Every business is fundamentally in the business of changing behaviour. Understanding behavioural truths of consumers is the first step to success.
One of the beauties of life is that the secrets to understanding the complex world lies in a few simple truths. While recently in London for a series of conferences, I met with fellow Behavioural Strategists and some two dozen CBOs - Chief Behavioural Officers from USA, Europe, Australia and South Africa, across diverse industries. A powerhouse of behavioural change and consumer knowledge, the group shared its findings and experiences of implementing Behavioural Science led solutions in their own organizations, or for client products, brands and people.
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Now, back home, when I sit down to distill four days of intense knowledge sharing and experience to a basic truth, I find it says only this much.
Everything in the world is what we think it is. Everything is what we compare it to – A basic truth that the best marketers and strategists have intuitively always known.
Zhuge Liang knew he could not fight the 150,000 strong invading force with a bare hundred men at his disposal. But he knew perception is reality. Legend has it, Liang ordered his troops to throw open the city gates, take down his flags and hide. He himself then took a seat atop the most visible part of the city’s wall and lit some incense.
The attackers came in to find the great strategist in flowing Taoist robes, calmly strumming his lute. They were flummoxed. Surely, Zhuge Liang was luring them to their death with a well concealed army. They decided to retreat. Perception became reality. That was 2000 years ago.
Power of reframing
Last year, the Heineken-owned beer brand, Tres Cruces, solved a potential marketing disaster using the power of reframing – by turning a silly typo into an opportunity.
While launching Tres Cruces Light in Peru, the team found a printing error in the packaging. Instead of the company slogan ‘Disfrute’ meaning “enjoy” in Spanish, the cans had ‘Difrute’, with the S missing. 3 lakh cans had already been shipped to retailers. Recalling them back was an option to avoid embarrassment. Was there a better way? Could a new reality be created instead?
Tres Cruces did some creative thinking with their agency and turned it into a game. Spot a can with the faulty slogan and you stood a chance to win a prize. Between 1 April and 30 April 2021, those finding cans with the missing ‘S’ were asked to post their details on a dedicated microsite with the code printed at the bottom of the can. Prizes beginning with ‘S’ (such as speakers, smartwatches, scooters, sex toys, and six-packs of Tres Cruces Light) were to be announced in May after a raffle.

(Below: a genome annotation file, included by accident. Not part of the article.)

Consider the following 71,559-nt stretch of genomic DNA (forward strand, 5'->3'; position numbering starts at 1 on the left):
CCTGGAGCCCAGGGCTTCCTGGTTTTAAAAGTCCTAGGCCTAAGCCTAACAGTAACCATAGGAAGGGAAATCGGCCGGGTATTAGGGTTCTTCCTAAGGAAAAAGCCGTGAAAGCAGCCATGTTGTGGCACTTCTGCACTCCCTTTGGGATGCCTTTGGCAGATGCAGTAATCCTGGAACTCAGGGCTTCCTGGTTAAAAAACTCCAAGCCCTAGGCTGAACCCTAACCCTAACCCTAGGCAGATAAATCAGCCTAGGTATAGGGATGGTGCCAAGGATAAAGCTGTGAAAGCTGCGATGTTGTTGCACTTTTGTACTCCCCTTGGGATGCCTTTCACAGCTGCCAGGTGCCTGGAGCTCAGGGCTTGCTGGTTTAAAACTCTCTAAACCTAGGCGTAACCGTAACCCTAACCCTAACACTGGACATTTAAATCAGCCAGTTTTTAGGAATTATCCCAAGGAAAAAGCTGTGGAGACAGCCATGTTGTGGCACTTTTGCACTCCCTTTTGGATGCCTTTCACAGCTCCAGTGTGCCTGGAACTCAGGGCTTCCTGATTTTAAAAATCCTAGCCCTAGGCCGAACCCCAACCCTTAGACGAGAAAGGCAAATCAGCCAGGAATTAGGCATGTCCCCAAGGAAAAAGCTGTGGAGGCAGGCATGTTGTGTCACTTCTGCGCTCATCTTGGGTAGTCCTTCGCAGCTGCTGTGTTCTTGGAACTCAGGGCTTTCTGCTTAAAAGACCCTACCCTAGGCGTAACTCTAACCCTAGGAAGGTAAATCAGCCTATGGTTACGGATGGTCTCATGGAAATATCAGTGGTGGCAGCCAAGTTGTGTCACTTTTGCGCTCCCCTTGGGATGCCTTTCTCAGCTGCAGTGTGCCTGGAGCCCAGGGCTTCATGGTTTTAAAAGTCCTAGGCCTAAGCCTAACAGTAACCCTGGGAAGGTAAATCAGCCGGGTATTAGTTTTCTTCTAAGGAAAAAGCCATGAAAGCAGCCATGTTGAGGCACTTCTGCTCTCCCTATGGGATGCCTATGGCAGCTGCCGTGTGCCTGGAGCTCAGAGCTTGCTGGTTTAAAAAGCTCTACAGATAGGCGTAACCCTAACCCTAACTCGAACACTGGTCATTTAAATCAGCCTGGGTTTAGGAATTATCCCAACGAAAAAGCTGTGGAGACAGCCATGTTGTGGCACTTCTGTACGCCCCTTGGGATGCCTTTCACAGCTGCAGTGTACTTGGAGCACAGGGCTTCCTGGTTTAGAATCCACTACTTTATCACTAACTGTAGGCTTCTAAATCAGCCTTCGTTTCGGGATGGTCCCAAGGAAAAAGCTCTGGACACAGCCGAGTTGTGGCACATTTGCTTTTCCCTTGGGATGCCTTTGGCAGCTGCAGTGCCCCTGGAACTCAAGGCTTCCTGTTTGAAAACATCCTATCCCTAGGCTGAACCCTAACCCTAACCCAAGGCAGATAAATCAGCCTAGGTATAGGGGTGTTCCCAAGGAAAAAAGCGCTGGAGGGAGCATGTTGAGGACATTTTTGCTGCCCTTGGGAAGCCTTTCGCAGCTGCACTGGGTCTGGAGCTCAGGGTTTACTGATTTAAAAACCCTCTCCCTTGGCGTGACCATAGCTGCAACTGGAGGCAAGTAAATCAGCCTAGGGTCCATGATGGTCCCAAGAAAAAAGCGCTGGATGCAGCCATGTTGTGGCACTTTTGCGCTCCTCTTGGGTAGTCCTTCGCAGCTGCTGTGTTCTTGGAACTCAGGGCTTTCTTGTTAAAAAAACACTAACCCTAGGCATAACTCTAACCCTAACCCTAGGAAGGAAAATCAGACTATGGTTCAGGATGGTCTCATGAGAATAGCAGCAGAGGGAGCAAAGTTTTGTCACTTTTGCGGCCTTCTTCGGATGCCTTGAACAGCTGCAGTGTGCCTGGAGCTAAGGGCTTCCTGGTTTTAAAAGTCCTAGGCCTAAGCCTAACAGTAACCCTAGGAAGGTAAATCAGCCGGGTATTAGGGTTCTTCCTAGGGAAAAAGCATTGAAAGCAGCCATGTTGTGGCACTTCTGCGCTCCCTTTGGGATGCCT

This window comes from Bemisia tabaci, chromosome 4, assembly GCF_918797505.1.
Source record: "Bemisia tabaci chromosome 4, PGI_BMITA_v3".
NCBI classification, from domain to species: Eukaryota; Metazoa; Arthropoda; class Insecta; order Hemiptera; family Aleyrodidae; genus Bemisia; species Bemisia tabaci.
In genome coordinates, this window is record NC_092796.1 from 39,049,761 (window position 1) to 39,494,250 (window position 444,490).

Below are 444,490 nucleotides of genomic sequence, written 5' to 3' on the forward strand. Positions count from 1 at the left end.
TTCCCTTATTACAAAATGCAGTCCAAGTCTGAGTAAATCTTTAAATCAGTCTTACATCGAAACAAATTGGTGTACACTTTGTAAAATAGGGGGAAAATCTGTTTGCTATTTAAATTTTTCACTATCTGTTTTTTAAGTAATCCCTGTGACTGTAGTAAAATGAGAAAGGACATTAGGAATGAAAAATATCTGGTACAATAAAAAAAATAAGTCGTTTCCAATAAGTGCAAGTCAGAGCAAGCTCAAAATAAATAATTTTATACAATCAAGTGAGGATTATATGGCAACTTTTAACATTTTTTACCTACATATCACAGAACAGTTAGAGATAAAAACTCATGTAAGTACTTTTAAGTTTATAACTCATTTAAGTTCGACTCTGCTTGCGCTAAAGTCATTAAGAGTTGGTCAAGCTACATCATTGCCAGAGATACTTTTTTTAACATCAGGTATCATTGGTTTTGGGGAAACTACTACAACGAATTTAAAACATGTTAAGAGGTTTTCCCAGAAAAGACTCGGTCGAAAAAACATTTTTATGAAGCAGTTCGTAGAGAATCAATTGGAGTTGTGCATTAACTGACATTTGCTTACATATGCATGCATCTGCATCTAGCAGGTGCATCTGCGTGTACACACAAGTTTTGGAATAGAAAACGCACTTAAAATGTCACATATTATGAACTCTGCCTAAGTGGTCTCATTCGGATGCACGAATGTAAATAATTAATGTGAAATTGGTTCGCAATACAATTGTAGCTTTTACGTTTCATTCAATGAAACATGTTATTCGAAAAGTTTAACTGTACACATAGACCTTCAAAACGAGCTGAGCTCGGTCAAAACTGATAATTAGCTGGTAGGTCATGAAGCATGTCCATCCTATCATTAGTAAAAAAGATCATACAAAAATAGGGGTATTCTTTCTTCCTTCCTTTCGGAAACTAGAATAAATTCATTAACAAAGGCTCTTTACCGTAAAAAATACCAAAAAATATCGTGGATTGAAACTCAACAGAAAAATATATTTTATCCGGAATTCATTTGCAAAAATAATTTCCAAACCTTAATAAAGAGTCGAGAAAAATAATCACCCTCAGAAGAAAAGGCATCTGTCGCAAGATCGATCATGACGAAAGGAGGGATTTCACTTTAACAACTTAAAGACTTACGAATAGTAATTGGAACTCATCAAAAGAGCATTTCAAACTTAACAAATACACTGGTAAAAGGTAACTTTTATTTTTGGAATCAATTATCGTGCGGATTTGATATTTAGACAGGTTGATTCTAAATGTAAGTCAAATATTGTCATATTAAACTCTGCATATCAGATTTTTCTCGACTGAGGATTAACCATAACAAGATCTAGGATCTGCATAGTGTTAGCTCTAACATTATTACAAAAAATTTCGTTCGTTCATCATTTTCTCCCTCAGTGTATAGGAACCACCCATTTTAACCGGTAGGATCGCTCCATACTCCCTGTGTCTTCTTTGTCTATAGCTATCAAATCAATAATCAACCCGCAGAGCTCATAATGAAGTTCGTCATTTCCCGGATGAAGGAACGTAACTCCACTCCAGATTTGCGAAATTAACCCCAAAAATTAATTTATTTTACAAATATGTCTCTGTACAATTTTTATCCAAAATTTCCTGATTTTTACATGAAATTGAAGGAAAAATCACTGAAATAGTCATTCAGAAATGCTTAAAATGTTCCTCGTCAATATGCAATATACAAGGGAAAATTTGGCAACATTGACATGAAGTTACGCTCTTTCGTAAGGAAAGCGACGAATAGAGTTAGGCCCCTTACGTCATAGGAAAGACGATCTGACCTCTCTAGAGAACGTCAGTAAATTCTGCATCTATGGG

The results? Tres Cruces, which sells about 1 crore liters of beer a year, sold the same amount of Tres Cruces Light in just one month!
The campaign also generated 24 million impressions on social media, 90 per cent of which was positive, according to reports.
Also Read:Storyboard18 | From window shoppers to hardcore gamers, Indians are ready to spend on gaming
From ‘Do this’ to ‘Don’t do this’
In another interesting finding for an Indian unicorn, Poorni S and Pavithra S, two behavioural strategists from India, discovered that when it came to products based on complicated logical decisioning like say taxes, or insurance, people ignore the message ‘Do this’. Reframing communication to take action by using a ‘Don’t do this’ message resulted in a 55 percent jump in engagement. Framing creates perception. Perception is reality.
We’re always trying to attach the right meaning to things, to make better sense of them. It's why things are always what we compare them to.
BOGO – buy one get one
When it comes to perceiving value, the human love for anything free is well documented. It is hard to resist BOGO – buy one get one. But we also assign great value to things that are expensive.